TPS, or Temporary Protection Status, is a government-run program created to offer temporary shelter to international citizens dealing with a crisis. Thousands of such foreign nationals are in the U.S. on a temporary basis seeking refuge from conditions in their native countries that were dangerous, even life-threatening. Wars, natural disasters, violence, political persecution and other hazards are just some of the reasons that foreign citizens are on U.S. soil.
Who is eligible?
Stemming from the Immigration Act of 1990, TPS is a reprieve from dangers and extraordinary hardships. Applicants may apply from outside the country or from within the U.S. Once an individual has TPS status, he or she may extend it after an allotted amount of time, usually 6, 12, or 18 months. However, the person has to enroll during the registration period. Certain requirements are in place, however, and not everyone who is faced with the danger of some type is eligible. Foreign nationals with felonies and two misdemeanors are ineligible. The person must also not be removable at the time of application.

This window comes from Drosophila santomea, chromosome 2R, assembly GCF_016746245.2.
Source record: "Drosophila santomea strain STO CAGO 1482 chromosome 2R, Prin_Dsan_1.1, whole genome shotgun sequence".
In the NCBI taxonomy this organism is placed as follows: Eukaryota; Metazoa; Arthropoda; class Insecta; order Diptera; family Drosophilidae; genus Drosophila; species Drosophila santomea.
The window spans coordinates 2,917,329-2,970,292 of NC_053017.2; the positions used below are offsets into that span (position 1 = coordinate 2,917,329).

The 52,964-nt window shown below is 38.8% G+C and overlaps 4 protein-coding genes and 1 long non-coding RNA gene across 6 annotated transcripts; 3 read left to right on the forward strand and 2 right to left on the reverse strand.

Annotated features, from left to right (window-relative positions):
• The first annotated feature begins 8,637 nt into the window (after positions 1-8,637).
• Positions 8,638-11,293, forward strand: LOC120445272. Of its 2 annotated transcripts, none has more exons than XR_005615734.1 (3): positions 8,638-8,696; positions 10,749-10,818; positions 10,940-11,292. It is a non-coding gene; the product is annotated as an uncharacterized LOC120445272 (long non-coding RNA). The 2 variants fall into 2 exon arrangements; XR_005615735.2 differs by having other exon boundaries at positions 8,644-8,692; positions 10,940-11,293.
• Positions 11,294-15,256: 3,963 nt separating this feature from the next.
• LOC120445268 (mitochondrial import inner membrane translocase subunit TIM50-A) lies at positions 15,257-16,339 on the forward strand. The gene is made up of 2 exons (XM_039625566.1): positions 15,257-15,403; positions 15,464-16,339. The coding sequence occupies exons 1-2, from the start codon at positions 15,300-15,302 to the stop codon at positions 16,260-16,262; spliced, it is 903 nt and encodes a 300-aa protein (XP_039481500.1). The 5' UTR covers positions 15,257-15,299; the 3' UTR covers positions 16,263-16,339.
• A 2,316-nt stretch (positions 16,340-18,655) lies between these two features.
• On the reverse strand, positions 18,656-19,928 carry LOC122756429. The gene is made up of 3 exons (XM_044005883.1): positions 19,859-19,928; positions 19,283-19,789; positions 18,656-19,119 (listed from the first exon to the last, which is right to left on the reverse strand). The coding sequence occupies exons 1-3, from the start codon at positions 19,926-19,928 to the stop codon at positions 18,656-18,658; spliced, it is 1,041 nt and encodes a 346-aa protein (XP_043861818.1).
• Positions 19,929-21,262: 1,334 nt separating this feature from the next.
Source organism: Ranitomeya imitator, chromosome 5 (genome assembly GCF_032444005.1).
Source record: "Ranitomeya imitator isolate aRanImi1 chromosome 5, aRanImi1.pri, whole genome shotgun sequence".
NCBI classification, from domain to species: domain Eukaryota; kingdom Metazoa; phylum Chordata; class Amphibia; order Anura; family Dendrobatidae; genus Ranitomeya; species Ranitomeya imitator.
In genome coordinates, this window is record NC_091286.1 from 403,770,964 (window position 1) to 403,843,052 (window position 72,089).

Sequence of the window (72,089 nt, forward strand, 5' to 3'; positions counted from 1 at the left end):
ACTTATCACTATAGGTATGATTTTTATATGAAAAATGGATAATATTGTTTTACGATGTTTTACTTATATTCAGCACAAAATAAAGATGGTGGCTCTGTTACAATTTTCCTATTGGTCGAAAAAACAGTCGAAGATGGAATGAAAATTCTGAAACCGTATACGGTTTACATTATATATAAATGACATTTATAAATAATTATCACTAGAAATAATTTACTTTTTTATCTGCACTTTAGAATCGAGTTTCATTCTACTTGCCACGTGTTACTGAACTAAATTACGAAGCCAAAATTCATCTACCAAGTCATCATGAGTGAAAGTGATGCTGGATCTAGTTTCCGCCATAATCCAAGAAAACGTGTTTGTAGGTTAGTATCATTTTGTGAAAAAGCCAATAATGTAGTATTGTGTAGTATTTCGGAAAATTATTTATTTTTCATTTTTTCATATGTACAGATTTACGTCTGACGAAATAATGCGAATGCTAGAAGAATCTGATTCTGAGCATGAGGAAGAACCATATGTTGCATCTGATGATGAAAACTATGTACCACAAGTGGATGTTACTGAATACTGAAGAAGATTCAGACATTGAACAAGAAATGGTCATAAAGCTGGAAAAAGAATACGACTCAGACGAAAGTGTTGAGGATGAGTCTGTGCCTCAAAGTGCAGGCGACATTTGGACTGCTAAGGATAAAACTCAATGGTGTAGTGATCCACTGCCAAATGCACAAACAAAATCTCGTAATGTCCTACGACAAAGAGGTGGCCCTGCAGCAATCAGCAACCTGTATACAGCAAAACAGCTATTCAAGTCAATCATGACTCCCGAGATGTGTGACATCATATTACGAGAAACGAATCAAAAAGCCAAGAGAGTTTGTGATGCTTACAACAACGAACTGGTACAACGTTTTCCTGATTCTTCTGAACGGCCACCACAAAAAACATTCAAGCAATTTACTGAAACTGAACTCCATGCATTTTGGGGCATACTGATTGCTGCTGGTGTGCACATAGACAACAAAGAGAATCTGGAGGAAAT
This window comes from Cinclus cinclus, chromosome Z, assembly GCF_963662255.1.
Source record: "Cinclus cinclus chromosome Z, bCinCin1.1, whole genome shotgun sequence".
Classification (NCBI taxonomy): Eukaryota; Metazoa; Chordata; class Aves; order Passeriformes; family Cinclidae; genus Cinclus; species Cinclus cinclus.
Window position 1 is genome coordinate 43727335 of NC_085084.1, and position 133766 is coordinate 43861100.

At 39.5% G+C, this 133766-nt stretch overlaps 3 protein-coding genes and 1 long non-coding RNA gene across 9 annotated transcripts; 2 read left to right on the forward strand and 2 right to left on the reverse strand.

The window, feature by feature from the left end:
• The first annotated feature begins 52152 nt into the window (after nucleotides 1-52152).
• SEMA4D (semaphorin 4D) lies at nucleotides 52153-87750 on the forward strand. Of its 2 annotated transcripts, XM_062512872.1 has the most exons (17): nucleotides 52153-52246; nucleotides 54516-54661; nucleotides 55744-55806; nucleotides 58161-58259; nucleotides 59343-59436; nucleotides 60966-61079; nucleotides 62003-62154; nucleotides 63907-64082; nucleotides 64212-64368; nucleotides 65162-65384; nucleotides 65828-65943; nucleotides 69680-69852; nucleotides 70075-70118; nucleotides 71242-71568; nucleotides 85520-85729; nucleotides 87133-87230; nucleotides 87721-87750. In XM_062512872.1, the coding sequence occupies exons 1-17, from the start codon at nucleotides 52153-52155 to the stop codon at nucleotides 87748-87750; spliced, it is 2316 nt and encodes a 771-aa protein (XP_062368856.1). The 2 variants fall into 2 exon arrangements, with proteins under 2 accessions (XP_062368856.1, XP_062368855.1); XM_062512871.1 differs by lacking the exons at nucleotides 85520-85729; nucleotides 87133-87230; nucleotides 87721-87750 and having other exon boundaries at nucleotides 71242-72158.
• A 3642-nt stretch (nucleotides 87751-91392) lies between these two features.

TPS is not a path to permanent resident status. A TPS recipient can file for an adjustment of status in the case of an asylum request, marriage to a U,S, citizen or other sponsorship. The TPS status is independent of other requests for adjustment, and if an adjustment of status is denied, it may or may not impact the current TPS. If a TPS recipient remains in the country past their departure date, they then have undocumented status and become subject to deportation.
Countries eligible to participate in this program are chosen by the Secretary of Homeland Security, and countries are added and removed at the discretion of the DHS office. Once the countries have been decided upon, that decision is not subject to judicial review. Typically, applicants from the following countries may apply and seek refuge in the U.S.: Burma or Myanmar, El Salvador, Haiti, Honduras, Nepal, Nicaragua, Somalia, Sudan, South Sudan, Syria, Venezuela, and Yemen.